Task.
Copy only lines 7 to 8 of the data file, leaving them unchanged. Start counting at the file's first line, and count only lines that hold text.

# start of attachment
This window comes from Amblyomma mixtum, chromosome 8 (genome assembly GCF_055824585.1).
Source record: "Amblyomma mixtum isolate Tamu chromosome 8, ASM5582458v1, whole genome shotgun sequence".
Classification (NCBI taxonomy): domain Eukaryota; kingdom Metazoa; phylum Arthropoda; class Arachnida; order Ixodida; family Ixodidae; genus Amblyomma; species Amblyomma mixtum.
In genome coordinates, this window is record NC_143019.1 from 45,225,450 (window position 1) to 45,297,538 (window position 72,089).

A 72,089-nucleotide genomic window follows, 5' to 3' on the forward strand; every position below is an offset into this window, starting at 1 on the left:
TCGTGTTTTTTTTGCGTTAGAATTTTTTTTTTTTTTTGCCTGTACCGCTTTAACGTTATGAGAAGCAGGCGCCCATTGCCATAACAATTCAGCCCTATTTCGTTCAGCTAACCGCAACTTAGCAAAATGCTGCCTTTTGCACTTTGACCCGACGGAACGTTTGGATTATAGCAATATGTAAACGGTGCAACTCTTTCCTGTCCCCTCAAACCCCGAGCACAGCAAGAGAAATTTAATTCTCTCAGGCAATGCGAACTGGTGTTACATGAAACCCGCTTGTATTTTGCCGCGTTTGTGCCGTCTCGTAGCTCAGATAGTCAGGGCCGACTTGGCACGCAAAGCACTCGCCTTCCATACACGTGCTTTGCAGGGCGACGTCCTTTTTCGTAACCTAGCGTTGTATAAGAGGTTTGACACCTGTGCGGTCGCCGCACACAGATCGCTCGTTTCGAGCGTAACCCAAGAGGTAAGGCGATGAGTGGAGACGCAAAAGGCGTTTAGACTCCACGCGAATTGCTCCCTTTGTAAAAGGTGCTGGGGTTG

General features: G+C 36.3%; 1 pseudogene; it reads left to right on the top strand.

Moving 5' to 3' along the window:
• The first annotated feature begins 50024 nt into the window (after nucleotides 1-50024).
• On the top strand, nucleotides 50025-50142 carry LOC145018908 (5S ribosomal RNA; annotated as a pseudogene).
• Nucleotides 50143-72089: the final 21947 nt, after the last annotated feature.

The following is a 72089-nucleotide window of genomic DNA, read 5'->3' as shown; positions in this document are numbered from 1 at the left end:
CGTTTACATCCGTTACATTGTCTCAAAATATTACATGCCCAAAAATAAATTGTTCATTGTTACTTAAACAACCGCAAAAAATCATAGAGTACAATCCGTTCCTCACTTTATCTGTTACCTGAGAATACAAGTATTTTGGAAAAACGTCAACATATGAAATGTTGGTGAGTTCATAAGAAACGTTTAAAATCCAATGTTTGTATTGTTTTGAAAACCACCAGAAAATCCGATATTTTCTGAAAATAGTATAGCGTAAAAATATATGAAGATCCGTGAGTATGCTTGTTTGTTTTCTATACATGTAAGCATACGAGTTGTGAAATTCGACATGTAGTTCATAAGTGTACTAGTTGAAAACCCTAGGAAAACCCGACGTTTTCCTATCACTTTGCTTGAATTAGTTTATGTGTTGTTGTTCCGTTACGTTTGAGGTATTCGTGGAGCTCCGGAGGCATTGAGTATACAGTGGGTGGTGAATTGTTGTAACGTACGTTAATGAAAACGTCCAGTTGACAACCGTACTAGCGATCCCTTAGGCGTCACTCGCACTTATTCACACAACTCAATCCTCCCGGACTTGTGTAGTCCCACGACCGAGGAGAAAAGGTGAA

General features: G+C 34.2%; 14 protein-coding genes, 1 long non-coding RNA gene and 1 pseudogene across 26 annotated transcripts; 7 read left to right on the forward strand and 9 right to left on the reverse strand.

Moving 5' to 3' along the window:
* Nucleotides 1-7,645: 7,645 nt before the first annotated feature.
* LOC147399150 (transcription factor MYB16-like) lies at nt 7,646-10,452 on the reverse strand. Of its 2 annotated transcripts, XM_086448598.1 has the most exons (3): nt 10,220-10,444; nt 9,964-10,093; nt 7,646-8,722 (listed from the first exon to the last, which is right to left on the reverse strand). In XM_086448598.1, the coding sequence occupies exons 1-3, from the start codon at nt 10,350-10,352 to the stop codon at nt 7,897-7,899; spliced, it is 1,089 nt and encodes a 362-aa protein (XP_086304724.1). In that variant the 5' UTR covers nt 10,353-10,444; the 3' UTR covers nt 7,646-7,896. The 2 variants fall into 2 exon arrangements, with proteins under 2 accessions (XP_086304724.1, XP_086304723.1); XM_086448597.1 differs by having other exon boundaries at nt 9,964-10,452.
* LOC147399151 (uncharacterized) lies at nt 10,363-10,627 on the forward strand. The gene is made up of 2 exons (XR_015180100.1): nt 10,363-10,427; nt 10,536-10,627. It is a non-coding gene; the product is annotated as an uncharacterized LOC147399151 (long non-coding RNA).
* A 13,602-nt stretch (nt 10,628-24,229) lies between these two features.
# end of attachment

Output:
General features: G+C 36.3%; 1 pseudogene; it reads left to right on the top strand.

Moving 5' to 3' along the window: